Why historic Santa Ana is Costa Rica’s hottest boomtown
SANTA ANA, San José — Just south of Lindora’s Miami-style “Golden Mile,” past the coming-soon Maserati dealership, the Quizno’s, the Taco Bell and the Caterpillar lot, there’s a centuries-old village anchored by a church built in 1880, right next to a classic fútbol field.
Many historians believe Santa Ana was home to the first Spanish settlement built in Costa Rica’s Central Valley, in 1561. Today it is among the most modern, wealthy and cosmopolitan neighborhoods in the country, with high-end shopping malls, gourmet dining and a championship golf course.
Drive just a bit further south, uphill past Salitral, and you’ll see chickens crossing the road on a grade so steep it will strike fear into your heart, though you’ll marvel at the stunning views of the valley below.
Welcome to Valle del Sol, a name officially adopted by the canton of Santa Ana in 1971 — home to millionaires, onion farmers, traditional pottery makers, urban professionals, a growing number of expats and Costa Ricans of all descriptions.
“The best thing about Santa Ana is that it still retains a fair amount of its agricultural, rural heritage,” said Eliot Greenspan, a travel writer who has lived here 15 years and runs a business booking custom vacations in Costa Rica. “And the worst thing about Santa Ana is it’s losing it rapidly.”
The Tico Times has chosen Valle del Sol to launch a new series called “Costa Rica’s Least Known Greatest Places” — destinations that are genuinely worth visiting but are off the beaten tourist track. In upcoming articles, we’ll be looking at the history of this valley, visiting two animal sanctuaries and a local pottery factory, exploring why it’s such a popular place to buy or rent property, and meeting some of its local personalities.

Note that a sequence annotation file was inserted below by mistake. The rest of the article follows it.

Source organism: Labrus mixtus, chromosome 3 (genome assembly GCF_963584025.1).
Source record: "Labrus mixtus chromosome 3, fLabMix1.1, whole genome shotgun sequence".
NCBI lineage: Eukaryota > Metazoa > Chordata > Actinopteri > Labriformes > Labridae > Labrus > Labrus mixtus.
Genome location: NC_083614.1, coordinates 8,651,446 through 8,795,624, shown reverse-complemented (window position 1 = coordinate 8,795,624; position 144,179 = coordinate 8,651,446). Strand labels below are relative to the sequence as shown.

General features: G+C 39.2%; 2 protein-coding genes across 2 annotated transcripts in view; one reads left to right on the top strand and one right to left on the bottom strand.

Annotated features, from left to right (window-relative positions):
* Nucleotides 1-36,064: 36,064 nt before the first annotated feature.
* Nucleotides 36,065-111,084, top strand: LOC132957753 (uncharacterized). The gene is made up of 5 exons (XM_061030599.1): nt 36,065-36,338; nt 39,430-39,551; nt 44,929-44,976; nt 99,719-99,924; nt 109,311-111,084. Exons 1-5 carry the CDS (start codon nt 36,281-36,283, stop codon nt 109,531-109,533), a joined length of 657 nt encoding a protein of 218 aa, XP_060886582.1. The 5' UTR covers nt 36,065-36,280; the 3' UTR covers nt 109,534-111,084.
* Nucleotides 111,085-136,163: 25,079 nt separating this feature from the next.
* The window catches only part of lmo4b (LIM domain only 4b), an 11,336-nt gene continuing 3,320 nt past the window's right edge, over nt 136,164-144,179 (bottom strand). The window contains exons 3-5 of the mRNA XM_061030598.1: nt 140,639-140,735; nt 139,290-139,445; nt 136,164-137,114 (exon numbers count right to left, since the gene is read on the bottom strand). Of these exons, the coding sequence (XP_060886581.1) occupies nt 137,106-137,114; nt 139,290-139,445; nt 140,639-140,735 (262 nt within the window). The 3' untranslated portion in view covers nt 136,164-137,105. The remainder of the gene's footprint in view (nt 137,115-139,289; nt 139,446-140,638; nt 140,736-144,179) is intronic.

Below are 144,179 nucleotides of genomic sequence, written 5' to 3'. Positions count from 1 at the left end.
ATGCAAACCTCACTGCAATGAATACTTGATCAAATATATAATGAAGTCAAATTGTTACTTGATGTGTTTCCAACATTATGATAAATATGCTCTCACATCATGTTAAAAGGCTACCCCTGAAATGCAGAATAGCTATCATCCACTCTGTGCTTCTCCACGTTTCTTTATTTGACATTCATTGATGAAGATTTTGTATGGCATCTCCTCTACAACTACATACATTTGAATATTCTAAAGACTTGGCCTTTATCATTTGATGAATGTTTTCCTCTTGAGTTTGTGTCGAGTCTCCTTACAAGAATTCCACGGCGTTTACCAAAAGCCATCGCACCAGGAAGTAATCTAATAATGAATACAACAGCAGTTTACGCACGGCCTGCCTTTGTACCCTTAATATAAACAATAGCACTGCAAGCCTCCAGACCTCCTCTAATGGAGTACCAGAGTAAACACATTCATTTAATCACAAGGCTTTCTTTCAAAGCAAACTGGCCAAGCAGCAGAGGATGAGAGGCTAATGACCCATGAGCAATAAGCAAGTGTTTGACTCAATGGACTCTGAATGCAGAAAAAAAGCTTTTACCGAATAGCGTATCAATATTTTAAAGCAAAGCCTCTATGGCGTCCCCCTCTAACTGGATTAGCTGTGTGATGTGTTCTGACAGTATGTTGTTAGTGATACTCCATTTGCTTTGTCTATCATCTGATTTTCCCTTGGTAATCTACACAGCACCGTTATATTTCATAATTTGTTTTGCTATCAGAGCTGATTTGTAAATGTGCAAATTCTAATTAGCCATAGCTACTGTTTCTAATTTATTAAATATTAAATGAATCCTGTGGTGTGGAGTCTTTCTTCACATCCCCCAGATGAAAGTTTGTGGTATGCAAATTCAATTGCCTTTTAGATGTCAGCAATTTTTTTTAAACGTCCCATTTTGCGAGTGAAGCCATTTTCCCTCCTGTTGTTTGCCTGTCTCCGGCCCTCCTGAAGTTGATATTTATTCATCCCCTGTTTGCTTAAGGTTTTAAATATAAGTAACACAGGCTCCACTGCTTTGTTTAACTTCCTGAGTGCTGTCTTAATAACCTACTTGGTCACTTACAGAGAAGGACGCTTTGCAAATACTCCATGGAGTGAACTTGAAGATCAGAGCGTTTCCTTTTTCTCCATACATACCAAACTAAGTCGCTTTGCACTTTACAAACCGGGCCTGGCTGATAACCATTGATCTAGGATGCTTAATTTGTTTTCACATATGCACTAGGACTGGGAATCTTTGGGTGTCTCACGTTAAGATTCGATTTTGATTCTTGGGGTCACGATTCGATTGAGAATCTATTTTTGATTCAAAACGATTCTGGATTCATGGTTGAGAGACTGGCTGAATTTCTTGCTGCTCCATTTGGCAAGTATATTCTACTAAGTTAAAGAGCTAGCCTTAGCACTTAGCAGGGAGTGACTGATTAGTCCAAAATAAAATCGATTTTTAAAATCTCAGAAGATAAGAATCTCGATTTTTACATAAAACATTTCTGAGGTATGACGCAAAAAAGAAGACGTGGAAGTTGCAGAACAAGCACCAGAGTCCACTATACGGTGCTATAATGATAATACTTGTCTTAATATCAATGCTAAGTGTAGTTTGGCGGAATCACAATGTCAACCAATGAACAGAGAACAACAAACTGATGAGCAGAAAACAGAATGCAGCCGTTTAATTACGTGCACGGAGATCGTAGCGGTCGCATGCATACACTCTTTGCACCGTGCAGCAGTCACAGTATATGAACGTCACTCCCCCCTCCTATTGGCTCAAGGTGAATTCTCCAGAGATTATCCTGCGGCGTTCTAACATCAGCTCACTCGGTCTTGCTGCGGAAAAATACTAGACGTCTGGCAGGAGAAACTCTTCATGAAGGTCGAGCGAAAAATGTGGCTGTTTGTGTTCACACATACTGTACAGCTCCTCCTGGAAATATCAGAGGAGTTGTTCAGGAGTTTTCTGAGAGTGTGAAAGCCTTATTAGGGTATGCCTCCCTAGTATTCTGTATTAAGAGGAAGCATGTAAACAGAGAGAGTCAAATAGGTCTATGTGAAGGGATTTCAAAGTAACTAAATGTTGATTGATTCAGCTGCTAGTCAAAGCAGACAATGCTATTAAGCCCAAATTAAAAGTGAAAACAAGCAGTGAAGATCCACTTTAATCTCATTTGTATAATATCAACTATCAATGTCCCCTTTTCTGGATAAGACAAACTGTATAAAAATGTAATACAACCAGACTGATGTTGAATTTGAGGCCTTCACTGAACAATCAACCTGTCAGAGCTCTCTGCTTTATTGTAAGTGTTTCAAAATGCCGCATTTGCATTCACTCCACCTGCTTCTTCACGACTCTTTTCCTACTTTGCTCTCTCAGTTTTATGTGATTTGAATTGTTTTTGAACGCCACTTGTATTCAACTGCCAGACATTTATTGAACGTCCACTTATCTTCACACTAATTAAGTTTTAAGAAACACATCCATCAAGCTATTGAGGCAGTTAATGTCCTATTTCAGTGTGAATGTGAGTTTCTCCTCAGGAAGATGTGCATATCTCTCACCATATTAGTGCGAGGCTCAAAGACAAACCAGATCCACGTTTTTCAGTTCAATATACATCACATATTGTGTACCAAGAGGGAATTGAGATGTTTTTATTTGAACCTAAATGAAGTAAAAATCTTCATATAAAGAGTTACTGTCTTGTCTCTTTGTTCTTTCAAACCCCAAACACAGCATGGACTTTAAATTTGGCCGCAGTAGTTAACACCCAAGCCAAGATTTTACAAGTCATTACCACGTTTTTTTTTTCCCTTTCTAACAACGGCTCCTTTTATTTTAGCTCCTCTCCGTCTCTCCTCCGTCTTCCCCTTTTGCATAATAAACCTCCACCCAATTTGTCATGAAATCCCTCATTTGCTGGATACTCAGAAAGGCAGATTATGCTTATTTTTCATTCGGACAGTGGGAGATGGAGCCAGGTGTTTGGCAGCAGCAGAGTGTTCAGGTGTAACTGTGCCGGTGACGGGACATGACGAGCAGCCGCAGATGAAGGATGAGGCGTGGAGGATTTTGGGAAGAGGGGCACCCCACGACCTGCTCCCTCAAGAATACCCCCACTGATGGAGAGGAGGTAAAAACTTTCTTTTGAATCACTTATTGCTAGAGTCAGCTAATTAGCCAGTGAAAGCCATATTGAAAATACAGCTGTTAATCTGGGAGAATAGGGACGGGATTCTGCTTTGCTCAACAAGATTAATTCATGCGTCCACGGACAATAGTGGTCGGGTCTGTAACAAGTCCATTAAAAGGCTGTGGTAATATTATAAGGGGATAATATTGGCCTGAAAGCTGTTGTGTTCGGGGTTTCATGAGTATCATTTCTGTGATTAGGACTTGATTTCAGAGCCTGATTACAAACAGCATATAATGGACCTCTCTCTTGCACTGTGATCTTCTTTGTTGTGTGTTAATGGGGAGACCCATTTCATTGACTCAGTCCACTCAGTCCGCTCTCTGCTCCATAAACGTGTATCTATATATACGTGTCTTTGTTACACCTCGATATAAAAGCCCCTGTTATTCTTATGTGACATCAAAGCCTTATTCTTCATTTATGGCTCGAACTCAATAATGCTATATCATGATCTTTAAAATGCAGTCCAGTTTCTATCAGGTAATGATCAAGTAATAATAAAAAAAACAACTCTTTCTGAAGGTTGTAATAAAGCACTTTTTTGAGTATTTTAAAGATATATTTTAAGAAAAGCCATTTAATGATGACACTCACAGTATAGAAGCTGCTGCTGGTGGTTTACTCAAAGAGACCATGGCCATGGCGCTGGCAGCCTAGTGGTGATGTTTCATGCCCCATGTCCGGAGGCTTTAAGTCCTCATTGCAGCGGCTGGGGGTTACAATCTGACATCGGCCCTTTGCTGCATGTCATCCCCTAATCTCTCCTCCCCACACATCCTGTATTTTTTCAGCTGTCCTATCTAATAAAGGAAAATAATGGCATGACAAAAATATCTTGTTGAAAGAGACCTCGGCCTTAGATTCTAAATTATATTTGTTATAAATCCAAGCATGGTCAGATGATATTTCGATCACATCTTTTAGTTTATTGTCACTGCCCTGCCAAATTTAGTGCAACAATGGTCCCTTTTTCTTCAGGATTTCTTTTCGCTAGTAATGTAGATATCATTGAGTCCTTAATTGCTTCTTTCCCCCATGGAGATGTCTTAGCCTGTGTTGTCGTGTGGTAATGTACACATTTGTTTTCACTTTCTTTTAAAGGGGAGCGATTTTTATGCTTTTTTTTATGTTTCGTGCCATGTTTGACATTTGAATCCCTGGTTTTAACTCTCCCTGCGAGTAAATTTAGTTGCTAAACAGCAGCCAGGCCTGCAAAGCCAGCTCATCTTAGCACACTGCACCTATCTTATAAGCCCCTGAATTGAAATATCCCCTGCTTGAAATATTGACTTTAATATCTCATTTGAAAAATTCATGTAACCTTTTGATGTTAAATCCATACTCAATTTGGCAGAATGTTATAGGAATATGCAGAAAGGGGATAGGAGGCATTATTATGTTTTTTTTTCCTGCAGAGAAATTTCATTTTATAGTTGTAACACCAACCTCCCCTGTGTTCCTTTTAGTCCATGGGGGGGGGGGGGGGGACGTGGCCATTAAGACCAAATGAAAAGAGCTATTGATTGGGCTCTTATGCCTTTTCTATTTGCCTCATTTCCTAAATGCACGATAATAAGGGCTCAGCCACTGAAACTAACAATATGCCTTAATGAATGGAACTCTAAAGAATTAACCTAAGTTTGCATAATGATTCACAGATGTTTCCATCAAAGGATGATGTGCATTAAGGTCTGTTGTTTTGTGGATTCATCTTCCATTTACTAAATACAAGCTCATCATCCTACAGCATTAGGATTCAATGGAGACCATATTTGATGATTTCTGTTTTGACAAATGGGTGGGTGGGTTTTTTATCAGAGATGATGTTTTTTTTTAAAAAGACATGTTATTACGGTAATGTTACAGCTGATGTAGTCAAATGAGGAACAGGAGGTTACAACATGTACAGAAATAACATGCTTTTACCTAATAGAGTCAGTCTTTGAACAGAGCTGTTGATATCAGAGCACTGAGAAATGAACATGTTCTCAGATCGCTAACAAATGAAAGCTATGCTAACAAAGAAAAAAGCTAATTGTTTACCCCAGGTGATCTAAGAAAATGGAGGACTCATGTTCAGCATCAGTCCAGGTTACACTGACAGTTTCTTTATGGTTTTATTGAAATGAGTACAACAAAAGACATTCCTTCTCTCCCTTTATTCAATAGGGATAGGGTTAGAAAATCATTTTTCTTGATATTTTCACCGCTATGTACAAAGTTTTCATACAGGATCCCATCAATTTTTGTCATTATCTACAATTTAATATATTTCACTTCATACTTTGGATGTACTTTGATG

So why is Santa Ana such a great place to visit or live? Spend a little time asking this question here, and you’ll get three answers:
- Location: It’s outside San José but not too far outside, close to the airport but an hour from the beach.
- Climate: It’s warmer and drier than Escazú or San José, but not as hot as the coast.
- Nature: Green space abounds in the nearby hills, though you’re minutes from the glitzy malls.
“It still has the charm of a pueblo,” said Volker Alsen, the German travel writer who owns the Posada Nena Hotel in Santa Ana, along with his Venezuelan wife Minerva. “It has its market on Sundays. There’s always lots of activities, there’s always live music on the streets.
“So the town offers a lot for its size, and the climate is one of the best, because it’s not very hot, but hot enough that it’s not cold. There’s less rain, but enough rain to make everything green, and it’s close to San José, close to the beach, close to everything.”
Gerardo Oviedo, the three-term mayor of the municipality, said Santa Ana is reputed to have the second-best climate in Costa Rica (after Atenas, supposedly).
“Some people call Santa Ana a city on the beach, only we don’t have the sea,” he said.
Aldo Annese, the president of the local chamber of tourism and manager of the swanky Studio Hotel, said Santa Ana offers “a perfect balance between work, family, security, health.”
“You have your neighbor that has a rooster and has chickens and gives you fresh eggs every morning,” he said. “And he has a turkey that you can show the kids, and has a pig.”
For travelers who are new to Costa Rica, Valle del Sol can be a cultural bridge between the comforts of Europe and North America and the more rugged, less air-conditioned Costa Rica. You can easily find friends here who speak English, and even more who can help you learn Spanish. Opportunities abound for shopping, dining and sight-seeing, and it’s a short trip to the country’s main international airport, the capital and the Pacific coast.
It doesn’t hurt that in the United Nations’ 2016 Human Development Index for Costa Rica, the canton of Santa Ana ranks No. 1 in the country, based on life expectancy, education and living standards.
Santa Ana also has some of the most prized real estate in the country. The last president, Laura Chinchilla, lives here at Villa Real, said to be the nicest condominium complex in Costa Rica, and well-to-do expats of all stripes have flocked to the area.
Like any city, Santa Ana has its problems, including persistent traffic jams, drugs and crime. Mayor Oviedo said Santa Ana has attracted a lot of residents with big buying power, with condominiums and deluxe homes, and this has attracted thieves.
“We’ve tried to remedy that with the Municipal Police, installing cameras, working more closely with the Ministry of Public Security, but still there’s a perception of insecurity,” he said.
Santa Ana retains its small-town Costa Rican quirks, as illustrated in an anecdote related by hotel owner Alsen. He pulled out a homemade 2010 map of Santa Ana, which he says was accurate at the time, with Avenida Central running along the north side of the central church, and Avenidas 1, 3 and 5 to the north and Avenidas 2, 4 and 6 to the south.